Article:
(The following is an article plus the obituary of Charles Sidney Killebrew, Jr. from the "Rocky Mount Telegram)"

Charlie Killebrew dies after decades of photographing life in Twin Counties

By Mike Hixenbaugh, Rocky Mount Telegram

Saturday, May 02, 2009

For most of his life, Charlie Killebrew watched the world transform through the lens of a camera.

Described by friends as a patient observer, Killebrew snapped hundreds of thousands of photos during the span of six decades: freezing time during pivotal civil rights protests, presidential visits, natural disasters and countless Rocky Mount celebrations.

Killebrew, a long-time Telegram photographer, died late Friday at the age of 87.

“Charlie was everywhere,” Rocky Mount Assistant City Manger Peter Varney said. “Literally, he was everywhere in the community. He was a common sight just about anytime there was a gathering of people, anytime there was an event or a football game or a parade; Charlie was up front where everyone could see him, snapping photos.”

Killebrew started at the Telegram in 1946. He spent the next 55 years taking photographs of government officials, tobacco crops, local festivals and anything else worth seeing in the Twin Counties. The totality of his work amounted to what longtime friend Milton Fields called a “historical catalogue” of more than five decades of change.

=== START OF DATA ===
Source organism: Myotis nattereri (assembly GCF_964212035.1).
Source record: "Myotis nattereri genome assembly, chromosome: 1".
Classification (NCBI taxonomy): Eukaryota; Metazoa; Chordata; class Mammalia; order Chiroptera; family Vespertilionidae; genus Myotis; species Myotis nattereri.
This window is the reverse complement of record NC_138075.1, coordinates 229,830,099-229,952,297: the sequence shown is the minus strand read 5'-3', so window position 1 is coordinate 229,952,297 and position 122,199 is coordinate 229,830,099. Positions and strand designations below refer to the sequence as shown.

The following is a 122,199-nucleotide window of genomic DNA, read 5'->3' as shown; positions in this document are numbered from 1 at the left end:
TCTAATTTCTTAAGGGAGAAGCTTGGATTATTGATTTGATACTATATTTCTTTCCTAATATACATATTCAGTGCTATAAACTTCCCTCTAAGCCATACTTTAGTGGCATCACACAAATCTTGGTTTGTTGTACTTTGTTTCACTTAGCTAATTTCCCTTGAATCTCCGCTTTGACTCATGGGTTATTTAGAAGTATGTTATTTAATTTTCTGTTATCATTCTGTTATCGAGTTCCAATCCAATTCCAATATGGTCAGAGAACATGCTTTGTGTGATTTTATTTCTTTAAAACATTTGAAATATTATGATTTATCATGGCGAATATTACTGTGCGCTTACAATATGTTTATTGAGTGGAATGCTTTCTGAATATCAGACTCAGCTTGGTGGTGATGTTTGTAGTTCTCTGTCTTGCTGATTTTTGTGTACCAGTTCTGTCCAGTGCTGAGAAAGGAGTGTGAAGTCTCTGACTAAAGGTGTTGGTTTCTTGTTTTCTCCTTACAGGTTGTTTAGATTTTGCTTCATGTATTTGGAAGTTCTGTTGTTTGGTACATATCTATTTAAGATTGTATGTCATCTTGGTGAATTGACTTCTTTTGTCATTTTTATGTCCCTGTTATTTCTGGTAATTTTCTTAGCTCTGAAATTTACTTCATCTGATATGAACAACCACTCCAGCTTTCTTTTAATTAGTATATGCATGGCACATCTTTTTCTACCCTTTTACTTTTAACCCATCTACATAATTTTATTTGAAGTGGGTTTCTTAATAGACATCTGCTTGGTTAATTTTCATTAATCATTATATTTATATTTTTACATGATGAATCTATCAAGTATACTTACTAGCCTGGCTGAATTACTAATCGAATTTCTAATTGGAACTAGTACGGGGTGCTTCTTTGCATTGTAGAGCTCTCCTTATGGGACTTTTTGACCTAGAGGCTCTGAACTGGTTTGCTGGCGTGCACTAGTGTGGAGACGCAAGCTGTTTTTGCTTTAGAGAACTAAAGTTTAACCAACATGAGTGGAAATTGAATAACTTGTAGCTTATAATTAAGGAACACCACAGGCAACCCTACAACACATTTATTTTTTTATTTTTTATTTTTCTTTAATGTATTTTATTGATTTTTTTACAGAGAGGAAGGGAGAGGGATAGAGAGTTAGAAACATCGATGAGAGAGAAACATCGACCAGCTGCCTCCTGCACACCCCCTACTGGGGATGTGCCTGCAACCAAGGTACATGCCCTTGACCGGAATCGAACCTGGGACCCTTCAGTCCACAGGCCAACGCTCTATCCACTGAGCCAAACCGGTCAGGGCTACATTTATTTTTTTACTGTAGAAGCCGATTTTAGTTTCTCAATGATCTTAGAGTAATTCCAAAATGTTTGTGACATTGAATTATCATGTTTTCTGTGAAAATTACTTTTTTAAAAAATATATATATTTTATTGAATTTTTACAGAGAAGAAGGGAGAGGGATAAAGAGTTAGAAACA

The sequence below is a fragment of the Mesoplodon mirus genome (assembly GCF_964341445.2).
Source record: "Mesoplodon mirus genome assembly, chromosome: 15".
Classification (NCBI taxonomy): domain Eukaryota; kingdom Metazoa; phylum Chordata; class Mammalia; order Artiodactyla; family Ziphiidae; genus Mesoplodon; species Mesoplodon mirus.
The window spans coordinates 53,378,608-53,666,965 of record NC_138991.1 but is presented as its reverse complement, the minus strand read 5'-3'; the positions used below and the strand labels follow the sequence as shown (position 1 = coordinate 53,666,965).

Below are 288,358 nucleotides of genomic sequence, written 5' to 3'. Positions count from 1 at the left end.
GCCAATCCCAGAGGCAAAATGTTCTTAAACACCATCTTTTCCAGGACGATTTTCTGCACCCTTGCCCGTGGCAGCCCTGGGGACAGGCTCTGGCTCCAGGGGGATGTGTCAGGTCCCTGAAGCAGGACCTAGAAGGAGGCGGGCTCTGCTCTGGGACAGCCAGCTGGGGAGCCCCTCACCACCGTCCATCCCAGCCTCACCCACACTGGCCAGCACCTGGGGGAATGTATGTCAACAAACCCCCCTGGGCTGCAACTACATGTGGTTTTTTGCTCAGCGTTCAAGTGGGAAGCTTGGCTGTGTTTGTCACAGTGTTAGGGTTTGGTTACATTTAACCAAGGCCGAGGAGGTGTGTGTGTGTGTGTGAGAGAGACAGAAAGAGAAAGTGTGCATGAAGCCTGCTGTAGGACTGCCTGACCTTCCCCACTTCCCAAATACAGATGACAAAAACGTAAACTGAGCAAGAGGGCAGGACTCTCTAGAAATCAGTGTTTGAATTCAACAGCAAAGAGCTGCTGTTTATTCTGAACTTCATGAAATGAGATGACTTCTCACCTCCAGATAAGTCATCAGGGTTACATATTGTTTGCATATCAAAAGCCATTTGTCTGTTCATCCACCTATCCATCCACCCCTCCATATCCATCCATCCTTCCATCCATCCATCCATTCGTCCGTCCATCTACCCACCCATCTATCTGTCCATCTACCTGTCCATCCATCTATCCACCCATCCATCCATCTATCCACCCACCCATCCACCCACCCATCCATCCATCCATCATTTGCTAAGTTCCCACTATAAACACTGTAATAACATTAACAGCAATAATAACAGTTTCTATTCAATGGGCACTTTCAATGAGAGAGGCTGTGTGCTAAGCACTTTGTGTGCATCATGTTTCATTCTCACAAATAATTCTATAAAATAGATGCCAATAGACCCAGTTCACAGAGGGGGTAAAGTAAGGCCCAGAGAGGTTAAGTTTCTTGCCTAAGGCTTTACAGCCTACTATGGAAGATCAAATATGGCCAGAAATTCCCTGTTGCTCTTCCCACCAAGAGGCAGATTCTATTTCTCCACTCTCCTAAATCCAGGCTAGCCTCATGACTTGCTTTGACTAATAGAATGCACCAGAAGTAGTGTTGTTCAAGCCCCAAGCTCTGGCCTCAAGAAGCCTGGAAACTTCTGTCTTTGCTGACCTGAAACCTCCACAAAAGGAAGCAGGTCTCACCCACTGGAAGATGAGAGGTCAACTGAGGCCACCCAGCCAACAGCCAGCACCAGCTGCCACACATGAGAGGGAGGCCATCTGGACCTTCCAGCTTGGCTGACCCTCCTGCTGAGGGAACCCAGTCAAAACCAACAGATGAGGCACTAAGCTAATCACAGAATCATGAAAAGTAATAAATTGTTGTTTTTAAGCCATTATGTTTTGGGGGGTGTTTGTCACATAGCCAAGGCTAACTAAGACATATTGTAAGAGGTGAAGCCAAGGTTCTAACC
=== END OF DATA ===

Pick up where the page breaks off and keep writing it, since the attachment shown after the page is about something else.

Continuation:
Killebrew’s lifetime work is preserved through a collection of about 500,000 negatives stored at Braswell Memorial Library and in state archives. Officials at the library have begun the work of scanning his photos to further preserve Killebrew’s legacy through the digital age.

“He covered just about everything there was to cover,” Fields said. “If it happened in Rocky Mount, Charlie usually had a photograph or two of the event and a comment or two about what happened there.”

A Tarboro native, Killebrew joined the Air Force after high school and took an interest in photography, reading every book he could find on the subject. When he left the service in 1945, he was offered a job at The Evening Telegram.

After 10 years, Killebrew moved into an office a block down from the newspaper on Howard Street. He expanded on his staff responsibilities by taking on private enterprises, shooting weddings, portraits and aerial photography for mapping.

Killebrew kept all the negatives from his countless assignments over the years in boxes, neatly organized by date. By 2003, Fields said he realized how vulnerable – and valuable – his friend’s collection was.

“I knew Charlie had something special in those negatives,” Fields said. “I felt we needed to protect them.”

Through his lens, Killebrew captured images of former President Harry S. Truman’s visit to Nashville, local basketball icon Phil Ford’s rise to stardom and the damage caused by Hurricane Hazel in 1954.

In a letter provided by Fields written to former Braswell Memorial Library Director Martha Turney, an unidentified state historian called Killebrew’s collection a “treasure.”

“Any academic or research library in the South, and probably the nation, would do all it could to receive a collection such as Killebrew’s photographs, ” the historian said, after having visited Killebrew’s Howard Street studio. “Simply put, in those three rooms may be found the history of Rocky Mount in photos.”